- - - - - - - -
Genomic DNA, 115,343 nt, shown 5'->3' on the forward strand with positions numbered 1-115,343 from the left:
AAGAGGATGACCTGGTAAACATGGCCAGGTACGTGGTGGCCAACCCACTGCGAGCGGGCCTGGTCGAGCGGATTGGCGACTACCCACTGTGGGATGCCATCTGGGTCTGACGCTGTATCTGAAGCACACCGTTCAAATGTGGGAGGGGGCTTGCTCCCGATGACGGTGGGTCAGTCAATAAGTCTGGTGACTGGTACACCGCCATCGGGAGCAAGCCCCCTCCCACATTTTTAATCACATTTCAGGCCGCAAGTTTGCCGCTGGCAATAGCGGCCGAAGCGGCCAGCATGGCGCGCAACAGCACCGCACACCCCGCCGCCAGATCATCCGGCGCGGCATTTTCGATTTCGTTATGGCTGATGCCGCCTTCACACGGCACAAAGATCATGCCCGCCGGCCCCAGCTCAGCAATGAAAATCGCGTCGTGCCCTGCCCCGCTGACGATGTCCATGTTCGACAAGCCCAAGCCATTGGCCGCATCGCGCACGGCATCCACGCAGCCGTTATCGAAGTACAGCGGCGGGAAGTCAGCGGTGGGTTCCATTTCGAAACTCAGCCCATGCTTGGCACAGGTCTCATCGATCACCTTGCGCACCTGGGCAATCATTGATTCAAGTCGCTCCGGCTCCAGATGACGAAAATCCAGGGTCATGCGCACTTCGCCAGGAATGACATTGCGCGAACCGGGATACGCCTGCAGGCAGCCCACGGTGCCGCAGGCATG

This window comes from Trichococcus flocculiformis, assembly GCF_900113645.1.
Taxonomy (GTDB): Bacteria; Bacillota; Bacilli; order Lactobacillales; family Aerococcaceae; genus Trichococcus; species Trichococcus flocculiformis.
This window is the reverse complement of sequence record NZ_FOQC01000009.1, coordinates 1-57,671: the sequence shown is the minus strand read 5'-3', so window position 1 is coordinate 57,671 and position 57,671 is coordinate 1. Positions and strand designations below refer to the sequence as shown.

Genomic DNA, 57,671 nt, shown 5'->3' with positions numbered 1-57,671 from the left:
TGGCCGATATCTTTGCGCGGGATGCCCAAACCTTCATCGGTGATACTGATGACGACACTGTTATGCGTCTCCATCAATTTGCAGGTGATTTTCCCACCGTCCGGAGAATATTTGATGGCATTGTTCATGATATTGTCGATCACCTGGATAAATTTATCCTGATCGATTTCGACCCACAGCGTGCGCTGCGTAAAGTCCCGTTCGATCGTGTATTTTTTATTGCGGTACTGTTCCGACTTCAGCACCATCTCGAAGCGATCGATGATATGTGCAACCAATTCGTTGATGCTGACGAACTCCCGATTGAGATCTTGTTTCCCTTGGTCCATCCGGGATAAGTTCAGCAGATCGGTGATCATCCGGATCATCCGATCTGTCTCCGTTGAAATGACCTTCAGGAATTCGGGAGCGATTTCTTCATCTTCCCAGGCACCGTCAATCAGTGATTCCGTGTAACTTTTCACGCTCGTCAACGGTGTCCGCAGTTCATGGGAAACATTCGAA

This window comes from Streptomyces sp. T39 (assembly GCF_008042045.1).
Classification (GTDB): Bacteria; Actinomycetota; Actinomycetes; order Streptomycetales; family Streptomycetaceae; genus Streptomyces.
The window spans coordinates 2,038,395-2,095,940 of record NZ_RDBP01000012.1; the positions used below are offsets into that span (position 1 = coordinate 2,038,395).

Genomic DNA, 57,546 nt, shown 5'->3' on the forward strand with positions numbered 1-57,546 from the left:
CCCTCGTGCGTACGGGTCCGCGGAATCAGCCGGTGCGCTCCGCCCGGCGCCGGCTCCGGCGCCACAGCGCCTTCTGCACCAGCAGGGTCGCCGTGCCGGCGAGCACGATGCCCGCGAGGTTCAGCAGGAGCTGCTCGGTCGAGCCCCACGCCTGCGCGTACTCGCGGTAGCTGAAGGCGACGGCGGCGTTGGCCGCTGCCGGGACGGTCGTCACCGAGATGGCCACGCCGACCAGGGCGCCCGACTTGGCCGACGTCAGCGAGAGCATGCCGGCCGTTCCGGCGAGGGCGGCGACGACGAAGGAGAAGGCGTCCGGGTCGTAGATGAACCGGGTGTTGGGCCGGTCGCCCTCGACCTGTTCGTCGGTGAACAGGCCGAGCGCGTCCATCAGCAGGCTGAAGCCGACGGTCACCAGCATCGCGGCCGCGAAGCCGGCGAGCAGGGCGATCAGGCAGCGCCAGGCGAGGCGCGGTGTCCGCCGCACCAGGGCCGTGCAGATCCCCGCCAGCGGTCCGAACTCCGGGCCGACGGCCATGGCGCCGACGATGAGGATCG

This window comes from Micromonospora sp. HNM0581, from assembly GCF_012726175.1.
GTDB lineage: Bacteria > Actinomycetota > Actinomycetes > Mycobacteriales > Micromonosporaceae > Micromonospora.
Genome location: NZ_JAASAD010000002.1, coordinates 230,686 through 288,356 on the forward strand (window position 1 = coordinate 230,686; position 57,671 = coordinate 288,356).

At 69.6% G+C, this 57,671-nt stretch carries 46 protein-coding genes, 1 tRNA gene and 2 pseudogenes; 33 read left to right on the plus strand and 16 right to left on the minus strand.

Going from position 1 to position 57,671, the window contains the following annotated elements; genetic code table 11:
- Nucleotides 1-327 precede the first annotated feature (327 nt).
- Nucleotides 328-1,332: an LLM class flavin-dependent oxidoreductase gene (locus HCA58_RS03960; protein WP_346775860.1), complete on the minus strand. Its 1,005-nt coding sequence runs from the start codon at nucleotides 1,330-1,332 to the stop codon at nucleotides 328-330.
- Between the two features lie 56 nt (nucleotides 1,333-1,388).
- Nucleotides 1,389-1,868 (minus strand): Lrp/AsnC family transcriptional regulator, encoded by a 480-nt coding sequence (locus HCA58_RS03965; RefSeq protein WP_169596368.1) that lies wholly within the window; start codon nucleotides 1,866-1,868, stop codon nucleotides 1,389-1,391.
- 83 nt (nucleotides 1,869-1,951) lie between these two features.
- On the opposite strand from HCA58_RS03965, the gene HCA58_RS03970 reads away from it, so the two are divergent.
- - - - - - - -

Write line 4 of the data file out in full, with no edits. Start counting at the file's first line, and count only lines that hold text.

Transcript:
Taxonomy (GTDB): Bacteria; Bacillota; Bacilli; order Lactobacillales; family Aerococcaceae; genus Trichococcus; species Trichococcus flocculiformis.